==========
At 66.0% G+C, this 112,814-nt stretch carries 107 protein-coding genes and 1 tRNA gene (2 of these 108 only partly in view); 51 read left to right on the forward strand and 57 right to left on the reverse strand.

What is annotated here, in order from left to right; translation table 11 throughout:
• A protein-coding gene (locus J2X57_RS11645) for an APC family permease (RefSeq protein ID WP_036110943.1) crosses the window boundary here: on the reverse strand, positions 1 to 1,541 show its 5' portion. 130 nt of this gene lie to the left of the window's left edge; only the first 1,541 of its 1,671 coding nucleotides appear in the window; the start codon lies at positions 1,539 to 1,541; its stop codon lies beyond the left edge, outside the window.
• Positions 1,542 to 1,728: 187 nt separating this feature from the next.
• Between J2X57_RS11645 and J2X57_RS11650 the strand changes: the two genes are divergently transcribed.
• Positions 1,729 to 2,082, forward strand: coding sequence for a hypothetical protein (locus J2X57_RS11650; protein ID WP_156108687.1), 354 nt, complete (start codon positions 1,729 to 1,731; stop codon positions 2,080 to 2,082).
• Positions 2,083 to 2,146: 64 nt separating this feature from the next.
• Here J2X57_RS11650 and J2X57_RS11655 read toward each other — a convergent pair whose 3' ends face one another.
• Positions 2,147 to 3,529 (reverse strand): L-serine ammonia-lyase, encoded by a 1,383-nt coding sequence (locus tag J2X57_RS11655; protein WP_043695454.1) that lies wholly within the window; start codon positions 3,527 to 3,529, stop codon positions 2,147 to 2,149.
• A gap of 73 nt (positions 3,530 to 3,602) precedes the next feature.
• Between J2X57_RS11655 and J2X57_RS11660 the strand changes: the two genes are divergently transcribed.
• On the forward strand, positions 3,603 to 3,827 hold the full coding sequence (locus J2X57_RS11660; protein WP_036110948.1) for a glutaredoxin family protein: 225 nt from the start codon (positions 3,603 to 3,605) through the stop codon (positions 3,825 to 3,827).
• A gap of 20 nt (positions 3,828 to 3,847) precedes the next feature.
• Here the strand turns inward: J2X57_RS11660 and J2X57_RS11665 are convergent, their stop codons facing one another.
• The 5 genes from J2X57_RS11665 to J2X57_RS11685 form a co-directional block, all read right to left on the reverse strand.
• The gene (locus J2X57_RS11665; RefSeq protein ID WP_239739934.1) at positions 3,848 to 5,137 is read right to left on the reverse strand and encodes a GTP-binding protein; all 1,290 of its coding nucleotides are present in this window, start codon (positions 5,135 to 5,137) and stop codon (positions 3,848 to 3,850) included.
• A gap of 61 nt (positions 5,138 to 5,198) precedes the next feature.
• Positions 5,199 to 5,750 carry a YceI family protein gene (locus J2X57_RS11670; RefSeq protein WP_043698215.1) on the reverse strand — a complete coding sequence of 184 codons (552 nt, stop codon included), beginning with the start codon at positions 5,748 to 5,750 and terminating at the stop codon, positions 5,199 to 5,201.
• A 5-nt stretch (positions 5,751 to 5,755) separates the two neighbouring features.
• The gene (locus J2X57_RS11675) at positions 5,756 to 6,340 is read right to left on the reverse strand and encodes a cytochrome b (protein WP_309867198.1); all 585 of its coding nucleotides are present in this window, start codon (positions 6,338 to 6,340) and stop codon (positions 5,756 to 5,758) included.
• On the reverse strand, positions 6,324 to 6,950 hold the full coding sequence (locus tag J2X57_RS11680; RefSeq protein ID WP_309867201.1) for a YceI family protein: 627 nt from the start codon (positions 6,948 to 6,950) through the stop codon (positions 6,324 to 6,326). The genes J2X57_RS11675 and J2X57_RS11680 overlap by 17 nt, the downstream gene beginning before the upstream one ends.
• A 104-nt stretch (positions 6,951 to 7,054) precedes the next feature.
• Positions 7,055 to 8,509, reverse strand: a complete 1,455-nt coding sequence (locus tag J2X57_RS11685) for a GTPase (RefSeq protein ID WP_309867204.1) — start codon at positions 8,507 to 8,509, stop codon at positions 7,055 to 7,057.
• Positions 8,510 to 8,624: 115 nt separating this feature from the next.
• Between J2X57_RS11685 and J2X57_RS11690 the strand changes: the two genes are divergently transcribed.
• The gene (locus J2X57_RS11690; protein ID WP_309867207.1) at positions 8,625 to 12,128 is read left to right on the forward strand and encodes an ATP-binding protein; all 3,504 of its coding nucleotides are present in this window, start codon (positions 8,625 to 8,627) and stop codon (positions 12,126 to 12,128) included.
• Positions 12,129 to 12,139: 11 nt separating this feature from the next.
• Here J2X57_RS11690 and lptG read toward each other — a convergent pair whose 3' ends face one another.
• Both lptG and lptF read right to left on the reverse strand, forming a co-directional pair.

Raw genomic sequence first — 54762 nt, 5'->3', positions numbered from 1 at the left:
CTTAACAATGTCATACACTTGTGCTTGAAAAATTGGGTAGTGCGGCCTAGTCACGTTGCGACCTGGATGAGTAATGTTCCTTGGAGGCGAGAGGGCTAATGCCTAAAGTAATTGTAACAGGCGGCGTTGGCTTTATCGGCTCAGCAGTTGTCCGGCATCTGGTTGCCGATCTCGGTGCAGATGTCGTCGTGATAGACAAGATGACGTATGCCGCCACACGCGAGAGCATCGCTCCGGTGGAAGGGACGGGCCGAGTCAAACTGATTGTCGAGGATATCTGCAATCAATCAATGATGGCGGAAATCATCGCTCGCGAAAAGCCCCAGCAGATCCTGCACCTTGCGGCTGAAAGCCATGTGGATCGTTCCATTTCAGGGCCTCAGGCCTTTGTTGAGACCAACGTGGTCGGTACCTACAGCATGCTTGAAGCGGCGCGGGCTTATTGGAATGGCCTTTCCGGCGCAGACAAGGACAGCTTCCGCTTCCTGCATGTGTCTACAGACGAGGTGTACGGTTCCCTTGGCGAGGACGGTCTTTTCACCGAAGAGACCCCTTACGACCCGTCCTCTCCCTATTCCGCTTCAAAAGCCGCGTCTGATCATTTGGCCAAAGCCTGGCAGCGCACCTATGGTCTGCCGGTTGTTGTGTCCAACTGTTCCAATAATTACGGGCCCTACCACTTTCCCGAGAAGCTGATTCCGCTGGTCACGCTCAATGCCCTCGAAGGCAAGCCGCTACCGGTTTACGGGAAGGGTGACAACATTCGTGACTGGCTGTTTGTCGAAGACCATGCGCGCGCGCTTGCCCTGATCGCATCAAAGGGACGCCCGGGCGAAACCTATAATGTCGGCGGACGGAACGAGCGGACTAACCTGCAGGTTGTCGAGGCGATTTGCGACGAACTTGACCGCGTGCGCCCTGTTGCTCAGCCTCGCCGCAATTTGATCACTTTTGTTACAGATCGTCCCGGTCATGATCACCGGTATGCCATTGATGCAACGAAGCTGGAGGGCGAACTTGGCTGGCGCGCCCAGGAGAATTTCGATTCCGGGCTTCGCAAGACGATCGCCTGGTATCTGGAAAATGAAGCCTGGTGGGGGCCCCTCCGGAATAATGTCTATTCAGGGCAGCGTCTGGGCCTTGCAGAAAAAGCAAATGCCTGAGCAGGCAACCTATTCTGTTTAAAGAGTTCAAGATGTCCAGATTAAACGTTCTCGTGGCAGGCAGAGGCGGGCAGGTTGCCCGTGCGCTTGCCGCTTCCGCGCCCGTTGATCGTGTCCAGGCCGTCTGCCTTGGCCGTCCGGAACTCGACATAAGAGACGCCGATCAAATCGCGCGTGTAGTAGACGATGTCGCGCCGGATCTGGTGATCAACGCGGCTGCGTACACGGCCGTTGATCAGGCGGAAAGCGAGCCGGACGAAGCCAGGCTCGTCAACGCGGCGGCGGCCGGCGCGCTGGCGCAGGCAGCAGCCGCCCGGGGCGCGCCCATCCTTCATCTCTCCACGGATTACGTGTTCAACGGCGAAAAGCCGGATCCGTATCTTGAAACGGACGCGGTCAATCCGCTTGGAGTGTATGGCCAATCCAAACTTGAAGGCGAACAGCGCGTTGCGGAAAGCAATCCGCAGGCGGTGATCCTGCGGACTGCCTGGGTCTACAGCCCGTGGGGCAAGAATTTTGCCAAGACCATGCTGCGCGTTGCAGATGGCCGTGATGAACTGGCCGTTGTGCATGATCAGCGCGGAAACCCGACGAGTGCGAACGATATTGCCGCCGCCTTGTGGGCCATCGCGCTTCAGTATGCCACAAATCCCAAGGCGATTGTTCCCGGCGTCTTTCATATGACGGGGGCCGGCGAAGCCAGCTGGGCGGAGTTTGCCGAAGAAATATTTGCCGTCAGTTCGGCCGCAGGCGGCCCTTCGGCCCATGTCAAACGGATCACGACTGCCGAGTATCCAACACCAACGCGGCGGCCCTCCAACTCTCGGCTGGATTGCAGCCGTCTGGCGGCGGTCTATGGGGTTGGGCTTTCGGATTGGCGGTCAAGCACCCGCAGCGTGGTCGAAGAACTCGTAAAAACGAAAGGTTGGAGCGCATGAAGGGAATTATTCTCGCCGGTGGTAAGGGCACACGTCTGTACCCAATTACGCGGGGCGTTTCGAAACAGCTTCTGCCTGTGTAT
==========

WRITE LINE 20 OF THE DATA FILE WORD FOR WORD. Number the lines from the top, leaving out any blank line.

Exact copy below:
• The gene (locus J2X57_RS11675) at positions 5,756 to 6,340 is read right to left on the reverse strand and encodes a cytochrome b (protein WP_309867198.1); all 585 of its coding nucleotides are present in this window, start codon (positions 6,338 to 6,340) and stop codon (positions 5,756 to 5,758) included.